The army took control of the city. During a tense weekend curfew, the king negotiated with opposition leaders, then late on the evening of 8 April proclaimed that the ban on political parties was lifted.
The interim council of ministers appointed in the aftermath of the revolution included leaders of various parties, many of whom had spent time in jail as political prisoners. Imports of Indian goods, especially fuel, and the export of Nepali goods to India resumed. A new constitution was written and promulgated in 1990, and Nepal became a constitutional monarchy with sovereignty vested in the people. The parliament is based on the British system of two houses. The lower house consists of representatives directly elected from Nepal’s 205 constituencies. Of the 60 members of the upper house, 10 are appointed by the king, 35 are elected by the lower house, and 15 are elected from Nepal’s five development zones.
In the elections of 1991 the Nepal Congress Party gained a majority and formed a government. The mood of the public was upbeat I for a while, but the inexperience, sometimes coupled with sheer incompetence, of the elected government demoralized the average Nepali. The next 10 years saw a series of elections, no-confidence motions and realignment of coalitions that resulted in a succession of governments, including several months as a communist democracy. When no party had a majority, coalition partners struggled for power and position. When the Congress party had a majority the party bigwigs, particularly the ageing leaders GP Koirala and KP Bhattarai, squabbled among themselves. The situation in early 2001 was one of instability, corruption and continual strikes and demonstrations with Prime Minister GP Koirala accused of involvement in a bribery scandal involving the leasing of la plane for RNAC. The situation was further destabilized by the Maoist insurgency (see the boxed text ‘Maoists’, p 100) that controls a large portion of Nepal’s countryside.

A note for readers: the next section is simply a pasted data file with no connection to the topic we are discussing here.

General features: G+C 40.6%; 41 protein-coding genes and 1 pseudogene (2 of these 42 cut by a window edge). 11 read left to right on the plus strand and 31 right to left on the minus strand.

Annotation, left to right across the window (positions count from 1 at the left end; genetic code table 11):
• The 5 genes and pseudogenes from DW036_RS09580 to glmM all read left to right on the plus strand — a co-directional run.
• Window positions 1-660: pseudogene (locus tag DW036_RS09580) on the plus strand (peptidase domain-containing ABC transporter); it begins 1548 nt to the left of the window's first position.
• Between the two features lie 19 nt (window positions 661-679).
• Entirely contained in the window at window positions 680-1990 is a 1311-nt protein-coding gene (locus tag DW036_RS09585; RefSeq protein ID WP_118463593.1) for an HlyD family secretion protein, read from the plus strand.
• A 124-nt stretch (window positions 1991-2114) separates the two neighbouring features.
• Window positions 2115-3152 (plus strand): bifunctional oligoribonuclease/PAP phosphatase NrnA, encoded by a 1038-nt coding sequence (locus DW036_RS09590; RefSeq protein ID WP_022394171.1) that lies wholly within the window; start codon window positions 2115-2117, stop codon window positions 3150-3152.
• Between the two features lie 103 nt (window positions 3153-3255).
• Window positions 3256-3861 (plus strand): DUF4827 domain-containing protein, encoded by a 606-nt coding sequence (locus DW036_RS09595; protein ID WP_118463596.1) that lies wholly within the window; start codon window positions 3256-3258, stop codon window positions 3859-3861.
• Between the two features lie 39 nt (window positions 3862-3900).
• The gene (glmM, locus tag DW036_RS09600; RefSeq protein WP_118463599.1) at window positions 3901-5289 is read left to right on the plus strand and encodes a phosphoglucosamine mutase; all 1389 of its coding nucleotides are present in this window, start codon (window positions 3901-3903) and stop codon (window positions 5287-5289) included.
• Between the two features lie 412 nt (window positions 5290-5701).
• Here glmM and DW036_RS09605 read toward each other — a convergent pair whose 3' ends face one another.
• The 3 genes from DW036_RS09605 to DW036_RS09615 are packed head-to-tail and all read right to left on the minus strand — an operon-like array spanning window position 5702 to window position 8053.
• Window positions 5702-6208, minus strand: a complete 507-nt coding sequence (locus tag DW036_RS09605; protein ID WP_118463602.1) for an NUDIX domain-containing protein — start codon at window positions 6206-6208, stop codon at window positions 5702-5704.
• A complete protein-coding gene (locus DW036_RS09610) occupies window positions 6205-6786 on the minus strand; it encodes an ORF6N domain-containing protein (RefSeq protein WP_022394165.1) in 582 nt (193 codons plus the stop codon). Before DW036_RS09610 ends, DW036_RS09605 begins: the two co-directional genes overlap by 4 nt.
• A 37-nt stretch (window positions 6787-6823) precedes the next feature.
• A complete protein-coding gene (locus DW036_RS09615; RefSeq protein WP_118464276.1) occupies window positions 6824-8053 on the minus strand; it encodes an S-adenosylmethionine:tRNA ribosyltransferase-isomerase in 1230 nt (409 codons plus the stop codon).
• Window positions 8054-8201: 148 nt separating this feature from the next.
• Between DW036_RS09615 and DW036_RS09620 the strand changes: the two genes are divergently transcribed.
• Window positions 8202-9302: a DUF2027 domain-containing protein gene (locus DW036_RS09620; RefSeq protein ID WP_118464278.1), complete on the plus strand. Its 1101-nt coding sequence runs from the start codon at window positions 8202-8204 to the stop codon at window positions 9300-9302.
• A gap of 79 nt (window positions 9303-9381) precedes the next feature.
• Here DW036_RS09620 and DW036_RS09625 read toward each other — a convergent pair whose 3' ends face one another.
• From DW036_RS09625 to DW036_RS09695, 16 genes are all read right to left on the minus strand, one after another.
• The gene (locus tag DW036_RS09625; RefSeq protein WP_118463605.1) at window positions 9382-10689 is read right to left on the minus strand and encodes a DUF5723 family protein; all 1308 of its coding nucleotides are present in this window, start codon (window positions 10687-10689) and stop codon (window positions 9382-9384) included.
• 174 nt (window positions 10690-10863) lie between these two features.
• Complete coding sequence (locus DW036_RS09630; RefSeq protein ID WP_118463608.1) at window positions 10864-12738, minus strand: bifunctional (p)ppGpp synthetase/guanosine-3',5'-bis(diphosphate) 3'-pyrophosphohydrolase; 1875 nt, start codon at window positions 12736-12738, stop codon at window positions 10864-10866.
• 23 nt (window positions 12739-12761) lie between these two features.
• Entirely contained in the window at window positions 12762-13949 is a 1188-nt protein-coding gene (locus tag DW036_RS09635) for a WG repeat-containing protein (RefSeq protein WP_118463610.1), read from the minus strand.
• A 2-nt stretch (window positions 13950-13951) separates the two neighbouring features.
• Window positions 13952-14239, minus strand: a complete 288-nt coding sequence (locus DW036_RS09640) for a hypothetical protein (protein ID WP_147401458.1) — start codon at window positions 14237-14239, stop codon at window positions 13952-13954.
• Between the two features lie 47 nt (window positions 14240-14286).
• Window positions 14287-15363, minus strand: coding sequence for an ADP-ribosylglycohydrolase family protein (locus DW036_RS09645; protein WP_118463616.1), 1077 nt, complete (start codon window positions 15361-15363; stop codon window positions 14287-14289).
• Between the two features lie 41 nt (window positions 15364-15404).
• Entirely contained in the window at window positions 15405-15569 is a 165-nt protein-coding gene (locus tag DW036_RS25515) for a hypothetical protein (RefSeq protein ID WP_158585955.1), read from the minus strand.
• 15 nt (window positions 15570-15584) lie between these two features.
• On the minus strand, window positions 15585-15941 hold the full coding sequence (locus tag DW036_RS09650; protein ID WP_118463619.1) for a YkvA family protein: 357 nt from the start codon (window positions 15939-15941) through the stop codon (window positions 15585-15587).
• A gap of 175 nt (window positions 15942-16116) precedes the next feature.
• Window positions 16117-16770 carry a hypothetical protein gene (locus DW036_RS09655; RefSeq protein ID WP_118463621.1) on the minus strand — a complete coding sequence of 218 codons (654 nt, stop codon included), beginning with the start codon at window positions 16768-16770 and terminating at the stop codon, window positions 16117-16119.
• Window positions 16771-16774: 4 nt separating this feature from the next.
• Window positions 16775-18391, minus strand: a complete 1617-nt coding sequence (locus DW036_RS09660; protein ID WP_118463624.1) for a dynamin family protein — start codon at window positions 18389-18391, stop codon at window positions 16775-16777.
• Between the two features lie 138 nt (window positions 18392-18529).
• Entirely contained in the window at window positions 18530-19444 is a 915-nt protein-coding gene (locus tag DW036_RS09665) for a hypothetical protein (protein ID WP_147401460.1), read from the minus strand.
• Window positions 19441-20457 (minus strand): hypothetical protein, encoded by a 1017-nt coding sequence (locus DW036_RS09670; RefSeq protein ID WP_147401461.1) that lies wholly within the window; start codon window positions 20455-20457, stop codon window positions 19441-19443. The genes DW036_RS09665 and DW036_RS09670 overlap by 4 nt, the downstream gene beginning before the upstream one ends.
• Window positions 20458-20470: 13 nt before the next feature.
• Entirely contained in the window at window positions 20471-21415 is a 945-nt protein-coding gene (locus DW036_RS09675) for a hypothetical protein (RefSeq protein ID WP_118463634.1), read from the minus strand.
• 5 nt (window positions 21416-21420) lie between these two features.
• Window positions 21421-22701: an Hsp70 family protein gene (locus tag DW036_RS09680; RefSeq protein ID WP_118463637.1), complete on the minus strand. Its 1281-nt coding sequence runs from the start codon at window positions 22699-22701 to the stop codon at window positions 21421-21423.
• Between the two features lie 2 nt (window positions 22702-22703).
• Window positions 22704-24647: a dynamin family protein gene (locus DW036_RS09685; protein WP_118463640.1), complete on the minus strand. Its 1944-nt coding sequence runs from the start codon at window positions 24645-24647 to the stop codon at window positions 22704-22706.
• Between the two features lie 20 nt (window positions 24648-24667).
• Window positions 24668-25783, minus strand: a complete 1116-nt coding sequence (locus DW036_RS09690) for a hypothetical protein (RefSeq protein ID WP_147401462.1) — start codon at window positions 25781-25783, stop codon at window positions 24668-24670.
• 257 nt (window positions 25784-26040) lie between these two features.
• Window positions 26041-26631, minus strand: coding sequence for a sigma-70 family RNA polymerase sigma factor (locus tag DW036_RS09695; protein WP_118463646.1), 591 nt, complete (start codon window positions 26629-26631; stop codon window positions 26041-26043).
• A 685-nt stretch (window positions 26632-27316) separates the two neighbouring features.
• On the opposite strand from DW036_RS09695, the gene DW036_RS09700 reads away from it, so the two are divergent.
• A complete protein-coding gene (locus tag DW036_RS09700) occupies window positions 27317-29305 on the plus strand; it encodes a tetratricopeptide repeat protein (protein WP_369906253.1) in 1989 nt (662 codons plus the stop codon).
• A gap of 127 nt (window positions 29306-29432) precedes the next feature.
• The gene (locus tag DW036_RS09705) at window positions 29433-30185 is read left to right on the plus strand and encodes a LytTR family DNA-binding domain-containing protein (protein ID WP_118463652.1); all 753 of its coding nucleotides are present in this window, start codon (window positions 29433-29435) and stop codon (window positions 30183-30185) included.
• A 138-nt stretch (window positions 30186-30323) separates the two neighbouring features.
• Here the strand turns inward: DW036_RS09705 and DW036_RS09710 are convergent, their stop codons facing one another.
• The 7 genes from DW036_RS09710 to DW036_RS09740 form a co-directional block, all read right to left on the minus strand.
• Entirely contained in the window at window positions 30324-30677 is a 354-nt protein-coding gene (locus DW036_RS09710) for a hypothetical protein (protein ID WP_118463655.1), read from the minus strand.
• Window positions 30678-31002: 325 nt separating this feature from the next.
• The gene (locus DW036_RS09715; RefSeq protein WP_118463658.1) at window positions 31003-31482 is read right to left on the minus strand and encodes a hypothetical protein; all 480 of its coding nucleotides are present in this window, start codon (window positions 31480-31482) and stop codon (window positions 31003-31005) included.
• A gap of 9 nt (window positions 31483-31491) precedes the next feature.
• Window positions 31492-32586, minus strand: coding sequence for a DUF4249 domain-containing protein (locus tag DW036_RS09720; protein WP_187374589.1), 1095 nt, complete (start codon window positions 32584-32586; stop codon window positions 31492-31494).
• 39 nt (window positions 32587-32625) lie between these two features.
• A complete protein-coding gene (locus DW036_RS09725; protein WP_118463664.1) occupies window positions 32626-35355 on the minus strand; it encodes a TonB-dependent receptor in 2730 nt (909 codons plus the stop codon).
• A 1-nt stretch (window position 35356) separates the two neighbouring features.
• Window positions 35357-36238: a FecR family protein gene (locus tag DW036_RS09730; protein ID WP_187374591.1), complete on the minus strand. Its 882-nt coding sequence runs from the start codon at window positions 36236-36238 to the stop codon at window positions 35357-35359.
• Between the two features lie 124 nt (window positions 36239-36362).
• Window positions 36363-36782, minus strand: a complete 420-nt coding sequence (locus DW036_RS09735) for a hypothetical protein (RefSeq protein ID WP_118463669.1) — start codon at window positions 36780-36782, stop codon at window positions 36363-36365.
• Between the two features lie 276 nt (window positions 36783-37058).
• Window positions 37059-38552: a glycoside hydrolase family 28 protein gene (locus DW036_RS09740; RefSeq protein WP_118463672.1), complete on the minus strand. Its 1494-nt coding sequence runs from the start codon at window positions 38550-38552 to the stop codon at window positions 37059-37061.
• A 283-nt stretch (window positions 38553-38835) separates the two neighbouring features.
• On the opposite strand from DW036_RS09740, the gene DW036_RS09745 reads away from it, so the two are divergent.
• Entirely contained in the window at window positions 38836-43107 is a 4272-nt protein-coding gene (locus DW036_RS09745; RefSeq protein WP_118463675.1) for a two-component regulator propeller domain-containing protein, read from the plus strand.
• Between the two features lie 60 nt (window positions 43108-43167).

On 1 June 2001 everything changed. According to the official account, then Crown Prince Dipendra had a drunken argument with his parents over his choice of a bride. He retired to his quarters, then emerged with two automatic weapons and massacred King Birendra, Queen Aishwarya and numerous other members of the royal family before turning the gun on himself. Though Dipendra was in a coma, he was declared king in accordance with the 1990 constitution. When he died three days later his uncle, Prince Gyanendra, was enthroned in a hastily arranged ceremony, fulfilling an astrologer’s prophecy that he would be enthroned twice.